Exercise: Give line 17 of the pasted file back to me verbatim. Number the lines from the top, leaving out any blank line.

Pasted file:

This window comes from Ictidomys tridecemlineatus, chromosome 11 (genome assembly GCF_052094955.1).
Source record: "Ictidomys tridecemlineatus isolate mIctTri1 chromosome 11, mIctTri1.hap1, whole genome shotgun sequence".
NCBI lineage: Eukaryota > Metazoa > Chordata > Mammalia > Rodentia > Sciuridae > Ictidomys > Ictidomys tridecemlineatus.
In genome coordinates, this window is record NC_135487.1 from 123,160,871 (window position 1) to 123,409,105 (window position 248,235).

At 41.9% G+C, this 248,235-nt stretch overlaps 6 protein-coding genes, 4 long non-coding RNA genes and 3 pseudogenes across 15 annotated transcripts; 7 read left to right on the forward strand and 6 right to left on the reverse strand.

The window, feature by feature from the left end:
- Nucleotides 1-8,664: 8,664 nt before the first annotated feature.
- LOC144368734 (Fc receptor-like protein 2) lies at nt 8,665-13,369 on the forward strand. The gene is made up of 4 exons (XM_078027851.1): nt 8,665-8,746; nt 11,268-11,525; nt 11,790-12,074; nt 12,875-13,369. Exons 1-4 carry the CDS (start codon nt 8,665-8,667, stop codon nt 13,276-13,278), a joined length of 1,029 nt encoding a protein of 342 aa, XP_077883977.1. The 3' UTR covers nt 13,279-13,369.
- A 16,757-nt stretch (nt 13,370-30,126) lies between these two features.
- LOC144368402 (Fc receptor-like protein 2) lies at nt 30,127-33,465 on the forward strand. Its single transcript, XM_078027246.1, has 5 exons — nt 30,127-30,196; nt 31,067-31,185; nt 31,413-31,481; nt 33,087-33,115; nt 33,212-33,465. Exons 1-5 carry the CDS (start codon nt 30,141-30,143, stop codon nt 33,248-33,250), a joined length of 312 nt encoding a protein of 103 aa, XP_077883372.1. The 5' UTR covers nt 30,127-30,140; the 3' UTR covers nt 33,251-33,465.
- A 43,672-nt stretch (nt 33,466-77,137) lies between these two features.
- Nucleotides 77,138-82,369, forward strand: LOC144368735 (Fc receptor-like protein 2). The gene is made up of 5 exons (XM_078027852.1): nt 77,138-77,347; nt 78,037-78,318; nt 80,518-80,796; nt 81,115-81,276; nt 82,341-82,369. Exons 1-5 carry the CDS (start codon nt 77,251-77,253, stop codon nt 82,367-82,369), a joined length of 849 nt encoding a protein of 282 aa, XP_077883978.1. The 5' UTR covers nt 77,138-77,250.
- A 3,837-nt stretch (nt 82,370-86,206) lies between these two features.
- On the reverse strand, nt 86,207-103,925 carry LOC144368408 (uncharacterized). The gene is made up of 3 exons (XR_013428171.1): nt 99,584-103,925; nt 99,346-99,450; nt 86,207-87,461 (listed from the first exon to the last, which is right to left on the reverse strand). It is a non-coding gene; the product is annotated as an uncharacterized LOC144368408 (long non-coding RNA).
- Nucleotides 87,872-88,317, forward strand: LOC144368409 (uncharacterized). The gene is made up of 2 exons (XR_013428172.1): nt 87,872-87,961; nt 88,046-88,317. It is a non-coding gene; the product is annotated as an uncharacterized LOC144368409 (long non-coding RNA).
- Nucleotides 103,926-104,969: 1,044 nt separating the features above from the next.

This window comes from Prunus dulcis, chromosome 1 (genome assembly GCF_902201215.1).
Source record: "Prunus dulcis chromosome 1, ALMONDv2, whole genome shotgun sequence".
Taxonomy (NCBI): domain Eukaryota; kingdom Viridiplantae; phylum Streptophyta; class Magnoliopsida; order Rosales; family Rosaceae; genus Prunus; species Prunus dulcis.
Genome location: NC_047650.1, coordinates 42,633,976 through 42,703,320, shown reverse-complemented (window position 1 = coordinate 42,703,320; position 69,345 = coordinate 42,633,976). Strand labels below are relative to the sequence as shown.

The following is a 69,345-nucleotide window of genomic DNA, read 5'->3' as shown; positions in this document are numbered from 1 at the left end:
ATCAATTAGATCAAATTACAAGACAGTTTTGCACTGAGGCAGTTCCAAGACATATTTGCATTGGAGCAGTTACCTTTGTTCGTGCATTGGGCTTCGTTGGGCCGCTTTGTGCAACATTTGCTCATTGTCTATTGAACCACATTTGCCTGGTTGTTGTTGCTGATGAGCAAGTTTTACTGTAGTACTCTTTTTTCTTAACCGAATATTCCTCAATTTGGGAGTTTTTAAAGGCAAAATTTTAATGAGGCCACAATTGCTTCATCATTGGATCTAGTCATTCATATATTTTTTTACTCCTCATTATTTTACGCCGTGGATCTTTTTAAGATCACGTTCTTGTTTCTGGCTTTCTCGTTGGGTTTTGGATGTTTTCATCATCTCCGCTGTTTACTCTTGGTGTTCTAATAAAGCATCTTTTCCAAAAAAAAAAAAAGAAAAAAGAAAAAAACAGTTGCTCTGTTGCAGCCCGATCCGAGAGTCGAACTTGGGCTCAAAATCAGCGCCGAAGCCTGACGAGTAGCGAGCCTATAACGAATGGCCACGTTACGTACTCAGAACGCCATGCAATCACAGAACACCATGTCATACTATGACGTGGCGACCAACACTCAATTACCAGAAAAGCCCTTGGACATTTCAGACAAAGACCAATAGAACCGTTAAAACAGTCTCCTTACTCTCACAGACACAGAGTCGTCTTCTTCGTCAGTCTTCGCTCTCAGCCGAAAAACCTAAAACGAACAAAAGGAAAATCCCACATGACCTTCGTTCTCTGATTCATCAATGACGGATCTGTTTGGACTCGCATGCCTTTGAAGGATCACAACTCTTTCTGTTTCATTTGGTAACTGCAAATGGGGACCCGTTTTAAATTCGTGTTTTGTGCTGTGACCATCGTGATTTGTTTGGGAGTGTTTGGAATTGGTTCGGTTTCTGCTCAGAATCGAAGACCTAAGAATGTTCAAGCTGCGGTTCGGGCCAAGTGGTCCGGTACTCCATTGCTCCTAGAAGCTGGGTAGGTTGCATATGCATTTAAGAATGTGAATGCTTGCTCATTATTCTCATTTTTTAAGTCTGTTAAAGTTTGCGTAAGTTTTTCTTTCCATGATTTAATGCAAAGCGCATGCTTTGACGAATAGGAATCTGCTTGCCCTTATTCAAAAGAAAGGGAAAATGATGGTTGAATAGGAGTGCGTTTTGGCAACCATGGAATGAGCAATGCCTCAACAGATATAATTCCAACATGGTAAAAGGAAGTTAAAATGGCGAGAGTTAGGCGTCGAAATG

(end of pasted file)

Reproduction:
This window comes from Prunus dulcis, chromosome 1 (genome assembly GCF_902201215.1).